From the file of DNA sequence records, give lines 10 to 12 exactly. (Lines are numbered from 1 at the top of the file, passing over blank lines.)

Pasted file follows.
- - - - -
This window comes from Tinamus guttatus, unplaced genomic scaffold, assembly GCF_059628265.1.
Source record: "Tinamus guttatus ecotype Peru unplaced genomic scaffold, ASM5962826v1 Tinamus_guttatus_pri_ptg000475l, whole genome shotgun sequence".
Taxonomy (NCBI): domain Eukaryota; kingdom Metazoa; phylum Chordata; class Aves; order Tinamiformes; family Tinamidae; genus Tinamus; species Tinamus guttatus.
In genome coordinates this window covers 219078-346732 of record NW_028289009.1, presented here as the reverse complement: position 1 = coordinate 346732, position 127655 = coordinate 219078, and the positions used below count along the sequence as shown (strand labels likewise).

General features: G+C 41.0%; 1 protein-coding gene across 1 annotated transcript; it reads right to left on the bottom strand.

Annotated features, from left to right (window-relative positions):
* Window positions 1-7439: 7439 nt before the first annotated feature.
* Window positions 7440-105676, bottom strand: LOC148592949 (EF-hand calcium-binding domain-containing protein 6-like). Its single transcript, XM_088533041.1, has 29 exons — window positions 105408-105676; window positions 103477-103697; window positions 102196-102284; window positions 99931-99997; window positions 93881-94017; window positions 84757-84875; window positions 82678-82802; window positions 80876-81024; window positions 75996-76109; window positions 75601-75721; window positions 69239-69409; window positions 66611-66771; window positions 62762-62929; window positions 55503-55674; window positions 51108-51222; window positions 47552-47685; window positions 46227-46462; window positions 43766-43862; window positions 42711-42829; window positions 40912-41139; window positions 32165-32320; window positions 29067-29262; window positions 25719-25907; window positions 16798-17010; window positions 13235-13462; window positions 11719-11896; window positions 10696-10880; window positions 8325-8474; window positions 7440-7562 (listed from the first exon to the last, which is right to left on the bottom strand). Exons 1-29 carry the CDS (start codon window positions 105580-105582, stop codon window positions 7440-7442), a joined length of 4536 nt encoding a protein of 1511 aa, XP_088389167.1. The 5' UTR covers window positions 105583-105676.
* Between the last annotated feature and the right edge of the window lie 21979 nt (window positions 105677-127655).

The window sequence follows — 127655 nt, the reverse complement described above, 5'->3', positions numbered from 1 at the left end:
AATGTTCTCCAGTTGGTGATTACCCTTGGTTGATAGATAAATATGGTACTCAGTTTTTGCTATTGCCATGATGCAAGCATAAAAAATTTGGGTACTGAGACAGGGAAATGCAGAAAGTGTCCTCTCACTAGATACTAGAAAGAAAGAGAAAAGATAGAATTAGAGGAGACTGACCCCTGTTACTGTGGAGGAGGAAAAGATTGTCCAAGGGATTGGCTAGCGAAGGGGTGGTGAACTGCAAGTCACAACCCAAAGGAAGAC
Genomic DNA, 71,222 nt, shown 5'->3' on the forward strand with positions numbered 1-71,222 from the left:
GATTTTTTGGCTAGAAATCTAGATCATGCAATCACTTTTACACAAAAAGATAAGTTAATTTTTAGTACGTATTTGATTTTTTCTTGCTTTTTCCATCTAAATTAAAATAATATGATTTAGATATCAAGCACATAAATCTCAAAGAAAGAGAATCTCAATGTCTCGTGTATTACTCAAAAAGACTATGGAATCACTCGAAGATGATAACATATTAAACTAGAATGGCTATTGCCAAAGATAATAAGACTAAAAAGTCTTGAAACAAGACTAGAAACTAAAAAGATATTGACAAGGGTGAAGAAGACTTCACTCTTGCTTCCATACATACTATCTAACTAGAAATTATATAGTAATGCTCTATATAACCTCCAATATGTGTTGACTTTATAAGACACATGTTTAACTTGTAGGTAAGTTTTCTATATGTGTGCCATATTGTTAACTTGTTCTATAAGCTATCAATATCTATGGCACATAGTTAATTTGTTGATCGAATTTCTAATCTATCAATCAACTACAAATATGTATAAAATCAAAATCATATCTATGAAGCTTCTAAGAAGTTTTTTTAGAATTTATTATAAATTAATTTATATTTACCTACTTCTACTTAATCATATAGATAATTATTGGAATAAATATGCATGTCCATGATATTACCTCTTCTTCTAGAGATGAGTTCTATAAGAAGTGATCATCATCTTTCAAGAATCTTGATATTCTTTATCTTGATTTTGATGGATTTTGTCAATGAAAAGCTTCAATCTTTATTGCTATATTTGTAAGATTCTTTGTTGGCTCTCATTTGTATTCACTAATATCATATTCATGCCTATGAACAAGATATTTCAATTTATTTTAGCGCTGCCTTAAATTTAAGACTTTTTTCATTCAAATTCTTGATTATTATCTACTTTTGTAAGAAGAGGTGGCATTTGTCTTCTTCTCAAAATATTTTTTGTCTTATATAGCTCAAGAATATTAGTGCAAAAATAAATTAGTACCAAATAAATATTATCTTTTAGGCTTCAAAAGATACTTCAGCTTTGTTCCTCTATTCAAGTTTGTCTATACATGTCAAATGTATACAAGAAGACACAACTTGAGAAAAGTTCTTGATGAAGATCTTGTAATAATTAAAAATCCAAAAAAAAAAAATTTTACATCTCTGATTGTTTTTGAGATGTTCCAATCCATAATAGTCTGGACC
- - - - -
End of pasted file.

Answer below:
The window sequence follows — 127655 nt, the reverse complement described above, 5'->3', positions numbered from 1 at the left end:
AATGTTCTCCAGTTGGTGATTACCCTTGGTTGATAGATAAATATGGTACTCAGTTTTTGCTATTGCCATGATGCAAGCATAAAAAATTTGGGTACTGAGACAGGGAAATGCAGAAAGTGTCCTCTCACTAGATACTAGAAAGAAAGAGAAAAGATAGAATTAGAGGAGACTGACCCCTGTTACTGTGGAGGAGGAAAAGATTGTCCAAGGGATTGGCTAGCGAAGGGGTGGTGAACTGCAAGTCACAACCCAAAGGAAGAC
Genomic DNA, 71,222 nt, shown 5'->3' on the forward strand with positions numbered 1-71,222 from the left: